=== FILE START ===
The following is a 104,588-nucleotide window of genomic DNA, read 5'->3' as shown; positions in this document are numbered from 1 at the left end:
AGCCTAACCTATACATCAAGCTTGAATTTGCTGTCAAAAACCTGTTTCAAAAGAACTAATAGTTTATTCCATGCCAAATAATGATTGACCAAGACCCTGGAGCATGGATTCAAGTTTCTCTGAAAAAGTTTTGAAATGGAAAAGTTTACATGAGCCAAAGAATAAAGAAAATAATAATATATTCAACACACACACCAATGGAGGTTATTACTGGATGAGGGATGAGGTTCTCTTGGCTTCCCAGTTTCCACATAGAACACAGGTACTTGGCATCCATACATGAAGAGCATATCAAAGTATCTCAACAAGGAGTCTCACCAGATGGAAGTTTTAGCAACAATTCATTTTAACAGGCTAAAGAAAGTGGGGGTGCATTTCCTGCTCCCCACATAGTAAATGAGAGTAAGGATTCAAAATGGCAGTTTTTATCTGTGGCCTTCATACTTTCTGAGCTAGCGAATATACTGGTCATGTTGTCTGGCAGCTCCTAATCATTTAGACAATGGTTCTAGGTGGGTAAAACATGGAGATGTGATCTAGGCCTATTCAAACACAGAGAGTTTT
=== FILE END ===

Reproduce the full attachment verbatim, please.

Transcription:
The following is a 104,588-nucleotide window of genomic DNA, read 5'->3' as shown; positions in this document are numbered from 1 at the left end:
AGCCTAACCTATACATCAAGCTTGAATTTGCTGTCAAAAACCTGTTTCAAAAGAACTAATAGTTTATTCCATGCCAAATAATGATTGACCAAGACCCTGGAGCATGGATTCAAGTTTCTCTGAAAAAGTTTTGAAATGGAAAAGTTTACATGAGCCAAAGAATAAAGAAAATAATAATATATTCAACACACACACCAATGGAGGTTATTACTGGATGAGGGATGAGGTTCTCTTGGCTTCCCAGTTTCCACATAGAACACAGGTACTTGGCATCCATACATGAAGAGCATATCAAAGTATCTCAACAAGGAGTCTCACCAGATGGAAGTTTTAGCAACAATTCATTTTAACAGGCTAAAGAAAGTGGGGGTGCATTTCCTGCTCCCCACATAGTAAATGAGAGTAAGGATTCAAAATGGCAGTTTTTATCTGTGGCCTTCATACTTTCTGAGCTAGCGAATATACTGGTCATGTTGTCTGGCAGCTCCTAATCATTTAGACAATGGTTCTAGGTGGGTAAAACATGGAGATGTGATCTAGGCCTATTCAAACACAGAGAGTTTT